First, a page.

And if a homeowner is looking for extra security for their boundaries then a berberis hedge is so full of sharp thorns no intruder would be able to scale it.


ln order to create the wildlife corridors needed to sustain a healthy ecosystem, lots of people making small additions to their gardens would make a huge difference.


lf you want to plant a hedgerow this winter, you can start collecting seeds now and if they germinate all your plants will be for free.  lt is a project that children can take part in – at home or at school.


Children nowadays are more environmentally aware than ever before.


Make sure that you always wash your hands as soon as you come home.




lf you like my blog, please support it by telling all your friends and followers about it.


Thank you!


And see you again next Fun Friday!


Love and kisses



Salty Sam





Bill and Bob’s Joke of the Weekjokejoke


Bill:  You know Bob; you have to be careful when you cross a field because a bull might charge you. 


Bob:  But what if you don’t have any money on you at the time?



Salty Sam © Christina Sinclair 2015

Unauthorized use and/or duplication of material from this blog without express and written permission from this blog’s author and owner is strictly prohibited.

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Picture Gallery




Yew trees can grow to be very old and dense


Honeysuckle in a hedge


Hedges give wildlife food and shelter


Trees can be left to reach full height in a hedge

and give more living space for wildlife









This week, Auntie Alice gave the children their last payment of the summer holidays.

They were very pleased with it and she said she would walk them to the building society in Rocky Bay where they had their savings accounts.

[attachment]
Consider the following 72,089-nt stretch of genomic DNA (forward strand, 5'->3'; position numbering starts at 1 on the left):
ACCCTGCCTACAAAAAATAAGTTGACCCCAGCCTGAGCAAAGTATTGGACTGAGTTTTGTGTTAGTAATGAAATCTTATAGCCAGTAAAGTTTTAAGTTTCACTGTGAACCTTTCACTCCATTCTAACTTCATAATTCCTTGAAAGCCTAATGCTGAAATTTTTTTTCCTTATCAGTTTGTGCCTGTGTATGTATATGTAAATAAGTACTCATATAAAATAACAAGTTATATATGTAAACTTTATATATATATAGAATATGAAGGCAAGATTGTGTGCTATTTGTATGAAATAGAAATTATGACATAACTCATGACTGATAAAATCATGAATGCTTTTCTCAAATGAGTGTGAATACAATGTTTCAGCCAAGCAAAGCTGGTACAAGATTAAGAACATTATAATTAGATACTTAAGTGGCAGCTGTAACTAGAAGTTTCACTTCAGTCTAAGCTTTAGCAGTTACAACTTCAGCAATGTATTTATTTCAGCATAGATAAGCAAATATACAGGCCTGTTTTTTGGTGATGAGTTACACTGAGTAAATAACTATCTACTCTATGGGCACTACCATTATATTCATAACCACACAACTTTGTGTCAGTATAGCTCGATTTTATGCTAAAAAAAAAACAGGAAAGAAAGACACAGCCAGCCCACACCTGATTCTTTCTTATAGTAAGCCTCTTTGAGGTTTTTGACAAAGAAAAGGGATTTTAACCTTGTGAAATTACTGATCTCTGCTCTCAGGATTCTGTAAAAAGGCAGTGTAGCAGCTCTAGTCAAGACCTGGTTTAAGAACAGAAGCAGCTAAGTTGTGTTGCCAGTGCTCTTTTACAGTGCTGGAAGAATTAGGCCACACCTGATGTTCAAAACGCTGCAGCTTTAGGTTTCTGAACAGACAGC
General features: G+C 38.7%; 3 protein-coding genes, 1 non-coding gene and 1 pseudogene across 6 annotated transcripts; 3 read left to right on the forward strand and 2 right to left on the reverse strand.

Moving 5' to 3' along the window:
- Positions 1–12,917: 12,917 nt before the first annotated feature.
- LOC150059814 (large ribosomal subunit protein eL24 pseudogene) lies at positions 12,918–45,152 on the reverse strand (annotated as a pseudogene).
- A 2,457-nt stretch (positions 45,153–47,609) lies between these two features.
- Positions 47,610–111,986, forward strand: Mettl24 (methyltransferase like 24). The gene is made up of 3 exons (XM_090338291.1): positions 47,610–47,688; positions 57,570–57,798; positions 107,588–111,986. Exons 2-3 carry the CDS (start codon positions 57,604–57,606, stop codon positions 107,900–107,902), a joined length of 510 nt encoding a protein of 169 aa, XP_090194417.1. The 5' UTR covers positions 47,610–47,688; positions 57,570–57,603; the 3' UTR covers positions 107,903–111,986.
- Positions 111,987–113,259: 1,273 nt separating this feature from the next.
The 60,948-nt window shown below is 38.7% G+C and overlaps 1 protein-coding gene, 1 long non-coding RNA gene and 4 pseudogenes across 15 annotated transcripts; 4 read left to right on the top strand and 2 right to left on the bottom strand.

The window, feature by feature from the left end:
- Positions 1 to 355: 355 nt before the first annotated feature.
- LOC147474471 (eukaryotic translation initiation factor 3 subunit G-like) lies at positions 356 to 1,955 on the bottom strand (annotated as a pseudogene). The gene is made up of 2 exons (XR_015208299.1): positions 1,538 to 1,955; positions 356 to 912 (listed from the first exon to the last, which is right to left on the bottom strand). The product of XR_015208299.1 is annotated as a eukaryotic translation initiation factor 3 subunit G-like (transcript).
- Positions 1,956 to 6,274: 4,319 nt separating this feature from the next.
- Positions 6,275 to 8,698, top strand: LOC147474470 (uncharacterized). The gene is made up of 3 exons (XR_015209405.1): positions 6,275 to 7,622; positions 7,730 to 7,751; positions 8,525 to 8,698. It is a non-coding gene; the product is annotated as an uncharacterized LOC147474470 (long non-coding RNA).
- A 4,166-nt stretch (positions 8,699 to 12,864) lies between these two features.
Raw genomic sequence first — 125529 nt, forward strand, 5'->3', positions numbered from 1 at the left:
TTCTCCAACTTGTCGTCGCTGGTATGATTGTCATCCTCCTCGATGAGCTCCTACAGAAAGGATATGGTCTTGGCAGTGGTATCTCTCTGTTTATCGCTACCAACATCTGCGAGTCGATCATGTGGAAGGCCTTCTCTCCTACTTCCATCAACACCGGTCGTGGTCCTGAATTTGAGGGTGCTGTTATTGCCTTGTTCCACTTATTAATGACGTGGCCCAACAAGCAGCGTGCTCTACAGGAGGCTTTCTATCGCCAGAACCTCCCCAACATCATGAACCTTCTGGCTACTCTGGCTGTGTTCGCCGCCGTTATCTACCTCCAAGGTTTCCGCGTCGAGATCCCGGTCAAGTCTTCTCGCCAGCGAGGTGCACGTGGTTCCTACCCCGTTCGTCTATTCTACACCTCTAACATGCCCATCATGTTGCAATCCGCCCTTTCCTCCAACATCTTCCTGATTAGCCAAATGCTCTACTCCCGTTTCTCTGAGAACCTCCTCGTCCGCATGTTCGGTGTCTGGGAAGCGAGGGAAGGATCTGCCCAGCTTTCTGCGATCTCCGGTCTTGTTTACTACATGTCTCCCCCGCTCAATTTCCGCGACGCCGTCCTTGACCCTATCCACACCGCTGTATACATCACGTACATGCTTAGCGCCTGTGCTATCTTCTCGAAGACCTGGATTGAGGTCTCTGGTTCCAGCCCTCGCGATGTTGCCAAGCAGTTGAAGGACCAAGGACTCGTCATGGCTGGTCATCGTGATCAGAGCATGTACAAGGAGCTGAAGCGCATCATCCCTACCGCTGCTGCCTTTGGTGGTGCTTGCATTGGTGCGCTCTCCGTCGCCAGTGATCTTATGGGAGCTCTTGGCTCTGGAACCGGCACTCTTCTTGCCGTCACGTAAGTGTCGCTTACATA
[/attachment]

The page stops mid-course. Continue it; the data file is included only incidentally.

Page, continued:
It is very important for everyone to become savers from a very young age.

Once you become a money saver, it can become a habit that can last you for the rest of your life.

If you spend everything you earn and have no savings, you will have no reserves to help you if you suddenly need to buy something expensive or if you have a problem and you need money to help you solve it.

On the way, they met Farmer Jenkins’ children, Jane and Jake who asked them where they were going.

When Bill and Bob told them all about earning extra pocket money, they wanted to do the same thing.

They said that their horse could hold a paintbrush in its teeth and slosh coloured paints onto a big piece of paper.

They thought that maybe they could sell their horse paintings in the farm shop and make money.

Bill, Bill and Emily wished them luck with that and went on their way.











Quick Quiz


These are trees you find in hedgerows.


Do you know what they are?


  1. h _ _ _ _ _ _ n
  2. h _ _ _ _ _ _ m
  3. b _ _ _h
  4. f _ _ _ d    m _ _ _ e
  5. r _ _ _ n








lt’s the Weekend!




This is a really easy pattern for a beginner.

This long cardigan slips easily over many outfits.



Using 4mm knitting needles and dk yarn cast on 15 stitches

Knit 66 rows of garter stitch

Cast off



Using 4mm knitting needles and dk yarn cast on 9 stitches

Knit 66 rows of garter stitch starting with a knit row

Cast off



Using 4mm knitting needles and dk yarn cast on 9 stitches

Knit 66 rows of garter stitch starting with a purl row

Cast off



Using over-sew stitching and with right sides together sew up the shoulders by 2cm and side seams 11cm leaving space for arms and neck



Please note that the material on this blog is for personal use and for use in classrooms only.

It is a copyright infringement and, therefore, illegal under international law to sell items made with these patterns.

Use of the toys and projects is at your own risk.

©Christina Sinclair Designs 2015sand




Quick Quiz Answers


  1. hawthorn
  2. hornbeam
  3. beech
  4. field maple
  5. rowan